August 2020 Wallace’s Farmer “MarketPlace Extra”
2020 has been a year unlike any other, with lots of surprises for everyone. For many in the investment world, this year has held more surprises than they would care to experience for the next couple decades! A surprise to some is the fact that farmland, as an asset class, has not really participated in the volatility drama that has played out this year in most other assets. Even in the face of the late spring/early summer commodity price slump, the horrible news coming from the ethanol sector, and widespread reports of breakdowns across the livestock sector, Iowa land values have seemingly kept their legs.
Without question, every year in agriculture is different. A strong (or poor) outcome in one year is not a guarantee for longer-term results, so there is always a reason to pull on your boots again the next day, the next month, or the next season. There is always a new challenge to overcome.
The farmland market has seemingly “shrugged its shoulders” – thus far – despite the havoc that COVID has caused. This has many market observers wondering why farmland is standing with such resilience, especially when other sectors of the investment markets are being legitimately whipsawed. I believe there are several macro-level factors that can help explain the stability the farmland markets have enjoyed across Iowa and the Midwest.
First, most farmland is owned with very little leverage, and this equity structure has created an incredibly firm foundation for the asset class. People who do not owe a payment on their farm do not worry as much about current conditions as those who do. Second, for those who have payments, low interest rates are supporting what leverage does exist in the sector. Third, there are very few farms for sale; quite simply the law of supply and demand explains the price support for the farms that are available. Fourth, government support towards agriculture, in the form of subsidized crop insurance premiums and outright emergency program payments, is extremely supportive to what is happening in the countryside. And finally, the strong long-term performance (and overall stability) of the farmland asset class is also a part of the answer. Said another way, people want to buy more farmland precisely because it tends to perform well in times when the wheels are coming off other investments.
At a more local/micro-level, the level of success of each growing season also influences the direction of our farmland market. This plays out neighborhood to neighborhood across the entire state. If one neighborhood has a huge crop compared to another, the area markets may perform slightly differently. That’s the market at work, and it happens that way every year, based on local results. The attitude across the countryside shifts up, down, or sideways, depending on whether neighbors all stuff the bins full or whether they are instead ‘looking forward to next year’. But as long as the macro-level factors described above remain stable, farmland should continue to avoid the violent swings of other investment alternatives. The sales noted below reflect that stable reality.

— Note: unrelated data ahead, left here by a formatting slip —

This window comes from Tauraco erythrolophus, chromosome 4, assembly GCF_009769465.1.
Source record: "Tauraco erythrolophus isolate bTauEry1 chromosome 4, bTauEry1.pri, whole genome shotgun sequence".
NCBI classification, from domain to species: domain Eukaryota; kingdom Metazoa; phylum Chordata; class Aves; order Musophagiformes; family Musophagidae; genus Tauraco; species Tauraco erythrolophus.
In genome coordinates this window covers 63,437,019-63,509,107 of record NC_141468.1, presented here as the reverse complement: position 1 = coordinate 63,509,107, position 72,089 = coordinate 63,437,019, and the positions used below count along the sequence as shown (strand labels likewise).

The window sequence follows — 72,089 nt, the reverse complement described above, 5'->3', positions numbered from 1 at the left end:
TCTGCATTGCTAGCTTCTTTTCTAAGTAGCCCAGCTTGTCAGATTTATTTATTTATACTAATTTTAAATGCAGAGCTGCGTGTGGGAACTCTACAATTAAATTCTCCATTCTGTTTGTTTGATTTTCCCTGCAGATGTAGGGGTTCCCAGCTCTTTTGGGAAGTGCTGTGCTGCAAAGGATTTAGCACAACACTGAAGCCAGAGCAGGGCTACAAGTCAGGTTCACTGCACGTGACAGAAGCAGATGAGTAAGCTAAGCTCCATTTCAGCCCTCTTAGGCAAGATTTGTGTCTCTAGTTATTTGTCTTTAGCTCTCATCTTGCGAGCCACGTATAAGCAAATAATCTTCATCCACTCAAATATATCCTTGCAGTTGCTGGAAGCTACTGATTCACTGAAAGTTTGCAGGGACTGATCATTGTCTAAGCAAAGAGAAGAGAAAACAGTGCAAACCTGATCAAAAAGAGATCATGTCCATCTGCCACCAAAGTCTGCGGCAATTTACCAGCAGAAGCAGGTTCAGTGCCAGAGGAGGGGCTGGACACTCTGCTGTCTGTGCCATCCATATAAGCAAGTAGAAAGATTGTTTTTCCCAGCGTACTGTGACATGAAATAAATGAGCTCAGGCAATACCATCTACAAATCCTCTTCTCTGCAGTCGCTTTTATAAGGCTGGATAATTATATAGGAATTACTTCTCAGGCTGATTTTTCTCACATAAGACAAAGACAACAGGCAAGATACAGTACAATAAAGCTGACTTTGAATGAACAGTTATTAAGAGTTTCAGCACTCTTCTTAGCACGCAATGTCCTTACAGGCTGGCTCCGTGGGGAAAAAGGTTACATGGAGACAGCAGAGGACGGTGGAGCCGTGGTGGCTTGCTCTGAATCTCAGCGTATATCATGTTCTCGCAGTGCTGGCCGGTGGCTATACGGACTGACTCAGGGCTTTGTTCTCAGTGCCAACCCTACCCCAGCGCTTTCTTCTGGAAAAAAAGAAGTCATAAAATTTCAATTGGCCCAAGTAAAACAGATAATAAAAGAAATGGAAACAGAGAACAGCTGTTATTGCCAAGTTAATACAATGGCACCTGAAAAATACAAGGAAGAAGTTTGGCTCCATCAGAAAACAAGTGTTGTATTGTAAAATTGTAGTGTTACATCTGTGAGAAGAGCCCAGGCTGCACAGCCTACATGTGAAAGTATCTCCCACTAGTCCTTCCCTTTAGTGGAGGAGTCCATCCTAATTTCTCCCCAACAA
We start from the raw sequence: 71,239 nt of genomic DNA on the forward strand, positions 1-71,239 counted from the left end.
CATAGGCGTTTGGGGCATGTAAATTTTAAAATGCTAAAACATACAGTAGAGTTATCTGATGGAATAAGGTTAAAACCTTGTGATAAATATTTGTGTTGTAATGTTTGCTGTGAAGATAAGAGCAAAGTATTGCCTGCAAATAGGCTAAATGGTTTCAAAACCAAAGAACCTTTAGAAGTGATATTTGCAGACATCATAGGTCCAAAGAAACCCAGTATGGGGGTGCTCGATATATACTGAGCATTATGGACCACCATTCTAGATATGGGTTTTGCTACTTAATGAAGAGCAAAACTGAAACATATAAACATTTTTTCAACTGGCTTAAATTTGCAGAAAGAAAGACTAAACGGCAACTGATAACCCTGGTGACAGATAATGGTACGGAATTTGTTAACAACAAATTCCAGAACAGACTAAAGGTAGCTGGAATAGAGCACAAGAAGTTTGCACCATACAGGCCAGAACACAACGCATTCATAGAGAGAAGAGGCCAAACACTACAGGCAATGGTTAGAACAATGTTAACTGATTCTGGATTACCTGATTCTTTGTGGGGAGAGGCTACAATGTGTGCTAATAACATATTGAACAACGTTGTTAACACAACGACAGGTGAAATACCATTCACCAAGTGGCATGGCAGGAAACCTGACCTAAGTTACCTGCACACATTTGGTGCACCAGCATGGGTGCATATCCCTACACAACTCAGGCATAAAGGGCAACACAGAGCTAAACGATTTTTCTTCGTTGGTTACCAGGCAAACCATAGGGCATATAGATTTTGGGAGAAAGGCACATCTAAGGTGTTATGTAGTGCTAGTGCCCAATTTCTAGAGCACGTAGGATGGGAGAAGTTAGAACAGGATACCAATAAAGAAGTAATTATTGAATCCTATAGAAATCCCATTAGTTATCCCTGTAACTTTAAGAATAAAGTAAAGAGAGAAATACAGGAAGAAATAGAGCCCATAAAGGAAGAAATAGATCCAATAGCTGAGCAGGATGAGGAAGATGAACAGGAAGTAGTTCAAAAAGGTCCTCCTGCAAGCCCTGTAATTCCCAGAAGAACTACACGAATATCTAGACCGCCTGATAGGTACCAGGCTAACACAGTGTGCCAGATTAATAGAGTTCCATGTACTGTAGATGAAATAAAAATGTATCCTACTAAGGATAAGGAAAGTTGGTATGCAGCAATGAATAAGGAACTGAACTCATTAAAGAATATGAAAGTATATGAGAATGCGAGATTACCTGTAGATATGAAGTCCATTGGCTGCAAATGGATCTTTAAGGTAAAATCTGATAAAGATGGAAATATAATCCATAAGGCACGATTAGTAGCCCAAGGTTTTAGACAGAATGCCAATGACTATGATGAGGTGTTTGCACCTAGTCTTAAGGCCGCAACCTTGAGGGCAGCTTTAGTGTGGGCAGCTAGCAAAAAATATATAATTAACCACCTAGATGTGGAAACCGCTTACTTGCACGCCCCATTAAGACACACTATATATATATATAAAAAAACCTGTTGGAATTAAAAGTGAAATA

69 +/- acres, located northeast of Sioux Rapids, recently sold at public auction for $9,400 per acre. The farm consisted of 68 +/- tillable acres with a CSR2 of 94.7, and equaled $101/CSR2 point on the tillable acres.
100 +/- acres, located near New Haven, recently sold for $5,500 per acre. The farm consisted of 98 +/- tillable acres with a CSR2 of 54.2, and equaled $103/CSR2 point on the tillable acres.
155 +/- acres, located east of Frederika, recently sold for $9,392 per acre. The farm consisted of 152 +/- tillable acres with a CSR2 of 84.7, and equaled $113/CSR2 point on the tillable acres.
191 +/- acres, located southeast of Guthrie Center, recently sold via online auction for $7,030 per acre. The farm consisted of 171 +/- tillable acres with a CSR2 of 75.0, and equaled $105/CSR2 point on the tillable acres.
74 +/- acres, located east of Owasa, recently sold for $8,500 per acre. The farm consisted of 67 +/- tillable acres with a CSR2 of 86.7, and equaled $108/CSR2 point on the tillable acres.
149 +/- acres, located southwest of Norway, recently sold for $6,711 per acre. The farm consisted of 139 +/- tillable acres with a CSR2 of 67.6, and equaled $106/CSR2 point on the tillable acres. Note: A tree-lined creek breaks the farm into two separate fields.
137 +/- acres, located southeast of Sharpsburg, recently sold at public auction for $4,350 per acre. The farm consisted of 137 +/- tillable acres with a CSR2 of 51.7, and equaled $95/CSR2 point on the tillable acres. Note: Approximately 47 acres of this farm are being cropped and approximately 90 acres are enrolled in CRP.
210 +/- acres, located near Garden Grove, recently sold for $3,900 per acre. The farm consisted of 130 +/- cropped acres with a CSR2 of 41.1, while the balance of the farm featured grass waterways and timbered draws.
95 +/- acres, located south of West Point, recently sold at public auction for $4,000 per acre. The farm consisted of 74 +/- tillable acres, with a CSR2 of 69.4, and equaled $74/CSR2 point on the tillable acres.
Hertz Real Estate Services compiled this list, but not all sales were handled by Hertz. Call Hertz at 515-382-1500/800-593-5263 or visit www.Hertz.ag.